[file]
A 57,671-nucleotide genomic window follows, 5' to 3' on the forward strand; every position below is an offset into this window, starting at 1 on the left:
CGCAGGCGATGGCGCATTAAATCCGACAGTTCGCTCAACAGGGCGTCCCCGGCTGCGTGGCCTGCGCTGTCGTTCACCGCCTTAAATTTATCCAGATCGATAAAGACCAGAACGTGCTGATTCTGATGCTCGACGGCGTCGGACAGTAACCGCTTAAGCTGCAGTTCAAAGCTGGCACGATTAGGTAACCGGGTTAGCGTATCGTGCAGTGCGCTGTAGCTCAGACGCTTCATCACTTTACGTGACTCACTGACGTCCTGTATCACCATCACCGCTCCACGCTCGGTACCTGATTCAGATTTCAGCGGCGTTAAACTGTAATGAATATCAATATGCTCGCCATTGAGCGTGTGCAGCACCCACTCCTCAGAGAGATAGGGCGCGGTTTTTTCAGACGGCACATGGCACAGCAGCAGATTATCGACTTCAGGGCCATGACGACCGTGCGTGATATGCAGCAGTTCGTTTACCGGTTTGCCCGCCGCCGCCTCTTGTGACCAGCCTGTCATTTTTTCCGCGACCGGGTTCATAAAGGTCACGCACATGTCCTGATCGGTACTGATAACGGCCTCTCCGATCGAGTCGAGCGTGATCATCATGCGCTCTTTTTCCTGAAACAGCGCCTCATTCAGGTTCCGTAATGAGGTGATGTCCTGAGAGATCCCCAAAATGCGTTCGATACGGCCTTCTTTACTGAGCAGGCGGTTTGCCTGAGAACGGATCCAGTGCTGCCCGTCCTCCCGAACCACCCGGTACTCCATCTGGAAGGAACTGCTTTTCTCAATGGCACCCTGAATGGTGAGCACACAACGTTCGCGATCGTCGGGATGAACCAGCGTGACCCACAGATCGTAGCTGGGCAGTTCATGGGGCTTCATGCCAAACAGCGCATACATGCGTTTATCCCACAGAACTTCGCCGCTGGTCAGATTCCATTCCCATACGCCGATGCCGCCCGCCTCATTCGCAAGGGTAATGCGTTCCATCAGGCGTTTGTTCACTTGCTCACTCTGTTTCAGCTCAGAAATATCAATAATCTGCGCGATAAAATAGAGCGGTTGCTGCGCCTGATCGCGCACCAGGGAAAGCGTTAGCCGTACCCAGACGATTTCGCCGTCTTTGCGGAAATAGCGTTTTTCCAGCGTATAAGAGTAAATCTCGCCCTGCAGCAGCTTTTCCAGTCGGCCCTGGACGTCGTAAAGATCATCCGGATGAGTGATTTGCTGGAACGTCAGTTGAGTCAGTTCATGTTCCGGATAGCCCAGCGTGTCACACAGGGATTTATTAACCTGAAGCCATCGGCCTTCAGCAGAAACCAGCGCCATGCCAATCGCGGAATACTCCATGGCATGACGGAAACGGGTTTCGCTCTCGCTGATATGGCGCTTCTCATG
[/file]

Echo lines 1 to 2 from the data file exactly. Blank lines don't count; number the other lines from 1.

A 57,671-nucleotide genomic window follows, 5' to 3' on the forward strand; every position below is an offset into this window, starting at 1 on the left:
CGCAGGCGATGGCGCATTAAATCCGACAGTTCGCTCAACAGGGCGTCCCCGGCTGCGTGGCCTGCGCTGTCGTTCACCGCCTTAAATTTATCCAGATCGATAAAGACCAGAACGTGCTGATTCTGATGCTCGACGGCGTCGGACAGTAACCGCTTAAGCTGCAGTTCAAAGCTGGCACGATTAGGTAACCGGGTTAGCGTATCGTGCAGTGCGCTGTAGCTCAGACGCTTCATCACTTTACGTGACTCACTGACGTCCTGTATCACCATCACCGCTCCACGCTCGGTACCTGATTCAGATTTCAGCGGCGTTAAACTGTAATGAATATCAATATGCTCGCCATTGAGCGTGTGCAGCACCCACTCCTCAGAGAGATAGGGCGCGGTTTTTTCAGACGGCACATGGCACAGCAGCAGATTATCGACTTCAGGGCCATGACGACCGTGCGTGATATGCAGCAGTTCGTTTACCGGTTTGCCCGCCGCCGCCTCTTGTGACCAGCCTGTCATTTTTTCCGCGACCGGGTTCATAAAGGTCACGCACATGTCCTGATCGGTACTGATAACGGCCTCTCCGATCGAGTCGAGCGTGATCATCATGCGCTCTTTTTCCTGAAACAGCGCCTCATTCAGGTTCCGTAATGAGGTGATGTCCTGAGAGATCCCCAAAATGCGTTCGATACGGCCTTCTTTACTGAGCAGGCGGTTTGCCTGAGAACGGATCCAGTGCTGCCCGTCCTCCCGAACCACCCGGTACTCCATCTGGAAGGAACTGCTTTTCTCAATGGCACCCTGAATGGTGAGCACACAACGTTCGCGATCGTCGGGATGAACCAGCGTGACCCACAGATCGTAGCTGGGCAGTTCATGGGGCTTCATGCCAAACAGCGCATACATGCGTTTATCCCACAGAACTTCGCCGCTGGTCAGATTCCATTCCCATACGCCGATGCCGCCCGCCTCATTCGCAAGGGTAATGCGTTCCATCAGGCGTTTGTTCACTTGCTCACTCTGTTTCAGCTCAGAAATATCAATAATCTGCGCGATAAAATAGAGCGGTTGCTGCGCCTGATCGCGCACCAGGGAAAGCGTTAGCCGTACCCAGACGATTTCGCCGTCTTTGCGGAAATAGCGTTTTTCCAGCGTATAAGAGTAAATCTCGCCCTGCAGCAGCTTTTCCAGTCGGCCCTGGACGTCGTAAAGATCATCCGGATGAGTGATTTGCTGGAACGTCAGTTGAGTCAGTTCATGTTCCGGATAGCCCAGCGTGTCACACAGGGATTTATTAACCTGAAGCCATCGGCCTTCAGCAGAAACCAGCGCCATGCCAATCGCGGAATACTCCATGGCATGACGGAAACGGGTTTCGCTCTCGCTGATATGGCGCTTCTCATG